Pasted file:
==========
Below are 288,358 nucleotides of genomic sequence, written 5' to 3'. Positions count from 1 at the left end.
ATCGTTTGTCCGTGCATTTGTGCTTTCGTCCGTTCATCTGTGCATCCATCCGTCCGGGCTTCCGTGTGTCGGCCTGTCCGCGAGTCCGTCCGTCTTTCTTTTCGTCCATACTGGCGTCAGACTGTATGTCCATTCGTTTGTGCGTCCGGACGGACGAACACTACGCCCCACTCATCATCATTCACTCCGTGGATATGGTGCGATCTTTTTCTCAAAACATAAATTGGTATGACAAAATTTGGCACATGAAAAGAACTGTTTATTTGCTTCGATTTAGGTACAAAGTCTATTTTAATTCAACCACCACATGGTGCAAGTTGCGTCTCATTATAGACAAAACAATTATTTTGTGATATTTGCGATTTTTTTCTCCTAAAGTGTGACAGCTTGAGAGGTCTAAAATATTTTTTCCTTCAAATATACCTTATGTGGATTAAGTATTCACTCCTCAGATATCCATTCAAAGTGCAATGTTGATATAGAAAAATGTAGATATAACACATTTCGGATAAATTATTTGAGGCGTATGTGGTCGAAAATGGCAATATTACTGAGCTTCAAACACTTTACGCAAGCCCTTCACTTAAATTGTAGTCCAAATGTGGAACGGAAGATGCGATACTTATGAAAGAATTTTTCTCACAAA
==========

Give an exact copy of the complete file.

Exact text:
Below are 288,358 nucleotides of genomic sequence, written 5' to 3'. Positions count from 1 at the left end.
ATCGTTTGTCCGTGCATTTGTGCTTTCGTCCGTTCATCTGTGCATCCATCCGTCCGGGCTTCCGTGTGTCGGCCTGTCCGCGAGTCCGTCCGTCTTTCTTTTCGTCCATACTGGCGTCAGACTGTATGTCCATTCGTTTGTGCGTCCGGACGGACGAACACTACGCCCCACTCATCATCATTCACTCCGTGGATATGGTGCGATCTTTTTCTCAAAACATAAATTGGTATGACAAAATTTGGCACATGAAAAGAACTGTTTATTTGCTTCGATTTAGGTACAAAGTCTATTTTAATTCAACCACCACATGGTGCAAGTTGCGTCTCATTATAGACAAAACAATTATTTTGTGATATTTGCGATTTTTTTCTCCTAAAGTGTGACAGCTTGAGAGGTCTAAAATATTTTTTCCTTCAAATATACCTTATGTGGATTAAGTATTCACTCCTCAGATATCCATTCAAAGTGCAATGTTGATATAGAAAAATGTAGATATAACACATTTCGGATAAATTATTTGAGGCGTATGTGGTCGAAAATGGCAATATTACTGAGCTTCAAACACTTTACGCAAGCCCTTCACTTAAATTGTAGTCCAAATGTGGAACGGAAGATGCGATACTTATGAAAGAATTTTTCTCACAAA